The Greeks can’t have a table without meat, fish, or feta. Although fasting is accepted, the culture does not understand someone being completely vegan. Explaining to the Greeks that I don’t eat any animal products, is like telling them I can fly to the top of Olympus. Greeks even refuse to agree with me that their own bean recipes are in fact vegan. A fully plant-based diet is something that they just don’t understand.
The workaround when eating at out in Greece, is to say that you want their fasting food, nistisimo. This is the closest translation of vegan food into Greek. Be careful when ordering though, because nistisimo does not exclude shellfish or honey so check this yourself! Besides, many Greeks will not believe that a foreigner knows the meaning of nistisimo. Whenever yiayia orders nistisimo food, she gets vegan. While for me it used to be food with cheese and eggs. I now say nistisimo chories yala, tiri, kai auga, fasting food without milk, cheese, and eggs. Finally I get what I want, or I believe so at least. You really have to describe what you don’t want, and never use the word vegan!
Can you be a vegan in Greece?
Yes! But it all depends on where you stay and for how long.
If you do your own cooking with Greek ingredients, your food will be amazing. If you stay in Athens or Thessaloniki, you will easily find vegan food around. Even if you eat with a Greek family, vegan is a good possibility. But when you travel to smaller cities or even villages, things will get more complicated. Especially when you rely on food from taverns and bakeries, like me.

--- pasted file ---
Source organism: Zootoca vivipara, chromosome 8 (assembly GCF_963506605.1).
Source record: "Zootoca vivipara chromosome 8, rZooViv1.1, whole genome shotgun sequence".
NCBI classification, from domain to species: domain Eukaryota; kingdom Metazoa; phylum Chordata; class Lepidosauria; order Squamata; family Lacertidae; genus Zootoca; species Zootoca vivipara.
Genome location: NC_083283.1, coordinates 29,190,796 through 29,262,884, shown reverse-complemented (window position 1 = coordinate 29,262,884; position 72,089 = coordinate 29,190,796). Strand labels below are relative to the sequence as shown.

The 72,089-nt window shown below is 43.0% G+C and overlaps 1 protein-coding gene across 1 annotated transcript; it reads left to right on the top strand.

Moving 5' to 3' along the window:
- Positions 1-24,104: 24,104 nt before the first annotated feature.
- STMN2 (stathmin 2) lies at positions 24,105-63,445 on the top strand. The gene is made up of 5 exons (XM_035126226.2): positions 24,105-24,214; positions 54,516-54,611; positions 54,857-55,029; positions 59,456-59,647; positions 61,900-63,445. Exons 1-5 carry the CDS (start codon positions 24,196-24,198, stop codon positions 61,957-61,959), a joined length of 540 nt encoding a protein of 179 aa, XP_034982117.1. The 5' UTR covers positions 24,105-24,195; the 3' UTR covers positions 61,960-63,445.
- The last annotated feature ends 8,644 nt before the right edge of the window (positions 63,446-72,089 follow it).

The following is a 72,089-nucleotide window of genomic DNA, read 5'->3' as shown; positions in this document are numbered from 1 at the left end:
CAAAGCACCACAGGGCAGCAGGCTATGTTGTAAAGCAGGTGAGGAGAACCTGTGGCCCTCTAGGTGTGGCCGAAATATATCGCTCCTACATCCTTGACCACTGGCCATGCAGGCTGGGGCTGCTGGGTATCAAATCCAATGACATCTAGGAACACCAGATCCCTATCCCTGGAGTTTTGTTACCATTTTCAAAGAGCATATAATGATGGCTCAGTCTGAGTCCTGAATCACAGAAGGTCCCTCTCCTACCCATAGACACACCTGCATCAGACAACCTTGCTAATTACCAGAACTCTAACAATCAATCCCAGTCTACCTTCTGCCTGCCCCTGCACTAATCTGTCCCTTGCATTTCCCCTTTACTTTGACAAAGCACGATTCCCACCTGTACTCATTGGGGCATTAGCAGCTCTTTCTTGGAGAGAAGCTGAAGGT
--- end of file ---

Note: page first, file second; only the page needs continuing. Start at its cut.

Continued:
Every new trip to Greece, I start full of positivity about vegan food. There are many tasty vegan mezes you can order in almost every tavern in Greece. Options include grilled vegetables, mushrooms, and salads. There is a lot to choose from, however, none of these are full dishes. Living on these for a week or 10 days is fine, but not longer. I notice after a while in Greece how I am hungry all the time and extremely tired during the day. Living on the road in Greece, it is very difficult to get a proper vegan meal. I cannot replace meat with nuts, seeds, and legumes the way I should. And after a while my body does no longer have sufficient protein and calcium for example.
For me, it means that when I travel in Greece for a longer time, I will eat fish or chicken about once a week. Just to give my body what it needs and make my travel easy. But if you want to stick to your vegan diet in Greece while traveling, it might be smart to calculate some home cooking time into your itinerary.
Frequently asked questions
Yes! Traditionally, the Orthodox Greeks where eating according to a plant-based diet at least half a year! Examples of traditional Greek vegan foods are fakes (lentil soup), fassolada (bean stew), and fava (split peas puree)
Unfortunately not. In the big cities, like Athens and Thessaloniki, vegan restaurants are available. However, for many Greeks, vegans and vegetarians are strange and a plant-based diet is believed to be something fancy and expensive. Greece actually is amongst the countries of Europe with the lowest percentage of vegans and vegetarians.
Greeks believe in a balanced diet which does not exclude anything but also not includes meat on a daily basis. Salads are served with everything, and many home-cooked meals do not included meat or fish. Legumes and vegetables are widely used in the Greek kitchen.
Looking at the foam on a freddo espresso or frappe, you might believe these drink must contain at least some milk. Well they don’t! Frappe, freddo espresso and Greek coffee are all without any animal products. Besides, many Greek coffee places offer plant-based alternatives for milk, so you can even enjoy a (freddo) cappuccino.